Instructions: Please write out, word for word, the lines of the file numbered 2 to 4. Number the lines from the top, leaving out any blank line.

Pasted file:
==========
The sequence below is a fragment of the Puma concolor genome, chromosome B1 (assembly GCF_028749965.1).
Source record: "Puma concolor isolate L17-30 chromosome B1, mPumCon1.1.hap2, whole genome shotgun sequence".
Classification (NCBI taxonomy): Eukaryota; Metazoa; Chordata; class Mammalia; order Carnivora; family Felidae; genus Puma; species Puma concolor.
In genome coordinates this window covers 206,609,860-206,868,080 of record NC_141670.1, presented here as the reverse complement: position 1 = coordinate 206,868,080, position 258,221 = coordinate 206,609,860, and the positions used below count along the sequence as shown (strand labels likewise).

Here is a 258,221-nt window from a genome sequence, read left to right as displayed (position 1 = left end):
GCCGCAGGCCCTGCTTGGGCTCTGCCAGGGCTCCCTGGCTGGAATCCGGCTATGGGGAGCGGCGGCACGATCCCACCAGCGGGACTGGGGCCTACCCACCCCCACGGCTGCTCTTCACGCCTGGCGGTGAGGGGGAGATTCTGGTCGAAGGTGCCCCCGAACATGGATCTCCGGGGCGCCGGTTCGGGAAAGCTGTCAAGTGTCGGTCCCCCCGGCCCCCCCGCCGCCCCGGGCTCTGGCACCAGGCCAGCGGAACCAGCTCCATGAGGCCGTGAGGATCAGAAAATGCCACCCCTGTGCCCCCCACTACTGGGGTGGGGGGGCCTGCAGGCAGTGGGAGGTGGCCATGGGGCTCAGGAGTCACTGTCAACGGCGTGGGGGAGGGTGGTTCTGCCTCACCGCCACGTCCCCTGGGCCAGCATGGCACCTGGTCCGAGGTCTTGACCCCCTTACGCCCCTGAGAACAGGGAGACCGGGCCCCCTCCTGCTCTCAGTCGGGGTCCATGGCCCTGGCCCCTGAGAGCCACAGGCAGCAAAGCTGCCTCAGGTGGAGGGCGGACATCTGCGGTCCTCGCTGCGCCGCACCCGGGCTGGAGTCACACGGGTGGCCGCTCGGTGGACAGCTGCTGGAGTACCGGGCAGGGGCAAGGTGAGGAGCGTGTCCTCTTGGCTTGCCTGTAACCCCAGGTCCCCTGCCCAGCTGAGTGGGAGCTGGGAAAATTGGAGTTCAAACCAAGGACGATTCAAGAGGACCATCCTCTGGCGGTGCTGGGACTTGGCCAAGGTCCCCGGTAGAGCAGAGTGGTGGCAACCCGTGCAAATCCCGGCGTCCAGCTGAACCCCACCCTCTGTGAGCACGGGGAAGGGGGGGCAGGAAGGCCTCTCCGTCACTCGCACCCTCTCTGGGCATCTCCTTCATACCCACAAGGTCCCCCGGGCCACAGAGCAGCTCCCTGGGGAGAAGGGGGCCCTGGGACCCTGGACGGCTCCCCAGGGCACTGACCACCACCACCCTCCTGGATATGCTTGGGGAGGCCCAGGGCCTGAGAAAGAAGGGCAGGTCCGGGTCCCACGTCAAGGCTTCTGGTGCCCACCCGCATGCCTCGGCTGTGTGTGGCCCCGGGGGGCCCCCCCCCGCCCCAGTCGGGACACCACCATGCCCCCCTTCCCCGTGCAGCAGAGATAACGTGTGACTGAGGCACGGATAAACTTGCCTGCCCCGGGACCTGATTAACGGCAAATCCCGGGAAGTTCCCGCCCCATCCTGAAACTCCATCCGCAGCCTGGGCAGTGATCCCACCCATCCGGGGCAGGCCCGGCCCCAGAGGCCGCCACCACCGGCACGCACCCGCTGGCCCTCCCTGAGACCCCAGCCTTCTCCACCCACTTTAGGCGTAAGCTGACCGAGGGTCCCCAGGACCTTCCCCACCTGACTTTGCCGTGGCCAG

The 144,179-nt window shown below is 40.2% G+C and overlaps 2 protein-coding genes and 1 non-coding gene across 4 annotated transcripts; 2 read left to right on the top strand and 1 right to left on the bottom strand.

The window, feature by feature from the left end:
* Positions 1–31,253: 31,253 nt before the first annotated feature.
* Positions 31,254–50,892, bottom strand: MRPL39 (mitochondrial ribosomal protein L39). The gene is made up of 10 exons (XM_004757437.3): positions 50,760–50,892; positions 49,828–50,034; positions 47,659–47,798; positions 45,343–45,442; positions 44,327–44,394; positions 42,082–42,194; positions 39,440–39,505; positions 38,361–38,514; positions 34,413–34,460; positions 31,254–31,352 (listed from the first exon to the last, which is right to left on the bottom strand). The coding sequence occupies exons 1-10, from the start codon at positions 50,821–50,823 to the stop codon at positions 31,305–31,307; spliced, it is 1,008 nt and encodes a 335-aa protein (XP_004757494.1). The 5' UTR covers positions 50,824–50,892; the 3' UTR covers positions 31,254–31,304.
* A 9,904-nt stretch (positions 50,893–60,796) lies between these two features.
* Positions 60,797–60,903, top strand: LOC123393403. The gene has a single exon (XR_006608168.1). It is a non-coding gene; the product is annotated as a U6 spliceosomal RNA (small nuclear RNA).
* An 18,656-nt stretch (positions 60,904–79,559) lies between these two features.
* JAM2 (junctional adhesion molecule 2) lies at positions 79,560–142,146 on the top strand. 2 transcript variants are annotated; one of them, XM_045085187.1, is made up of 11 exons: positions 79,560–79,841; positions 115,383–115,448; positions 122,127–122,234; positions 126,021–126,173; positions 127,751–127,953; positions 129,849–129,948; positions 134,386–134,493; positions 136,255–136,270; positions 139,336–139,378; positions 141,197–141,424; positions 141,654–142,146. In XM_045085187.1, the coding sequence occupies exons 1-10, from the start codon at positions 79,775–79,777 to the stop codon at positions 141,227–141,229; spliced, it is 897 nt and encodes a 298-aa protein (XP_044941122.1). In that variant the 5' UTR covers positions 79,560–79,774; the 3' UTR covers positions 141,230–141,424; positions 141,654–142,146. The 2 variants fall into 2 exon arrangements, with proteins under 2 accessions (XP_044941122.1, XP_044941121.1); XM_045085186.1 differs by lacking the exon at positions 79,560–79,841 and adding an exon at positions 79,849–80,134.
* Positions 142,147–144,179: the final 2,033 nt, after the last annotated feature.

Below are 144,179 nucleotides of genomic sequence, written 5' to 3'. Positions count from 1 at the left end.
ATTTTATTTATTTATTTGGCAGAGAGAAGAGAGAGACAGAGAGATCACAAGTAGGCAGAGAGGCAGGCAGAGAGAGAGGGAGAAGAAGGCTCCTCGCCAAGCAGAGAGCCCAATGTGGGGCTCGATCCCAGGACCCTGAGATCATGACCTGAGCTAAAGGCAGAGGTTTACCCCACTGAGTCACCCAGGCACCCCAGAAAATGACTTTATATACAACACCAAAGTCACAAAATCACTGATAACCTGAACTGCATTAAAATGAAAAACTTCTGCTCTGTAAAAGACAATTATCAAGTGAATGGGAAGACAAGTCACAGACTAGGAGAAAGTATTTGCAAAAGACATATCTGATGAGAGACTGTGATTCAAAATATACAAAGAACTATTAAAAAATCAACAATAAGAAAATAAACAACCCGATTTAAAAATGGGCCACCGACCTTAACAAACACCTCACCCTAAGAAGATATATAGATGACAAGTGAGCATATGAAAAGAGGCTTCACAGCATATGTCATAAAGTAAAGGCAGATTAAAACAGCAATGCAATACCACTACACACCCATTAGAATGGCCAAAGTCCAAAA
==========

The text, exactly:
Source record: "Puma concolor isolate L17-30 chromosome B1, mPumCon1.1.hap2, whole genome shotgun sequence".
Classification (NCBI taxonomy): Eukaryota; Metazoa; Chordata; class Mammalia; order Carnivora; family Felidae; genus Puma; species Puma concolor.
In genome coordinates this window covers 206,609,860-206,868,080 of record NC_141670.1, presented here as the reverse complement: position 1 = coordinate 206,868,080, position 258,221 = coordinate 206,609,860, and the positions used below count along the sequence as shown (strand labels likewise).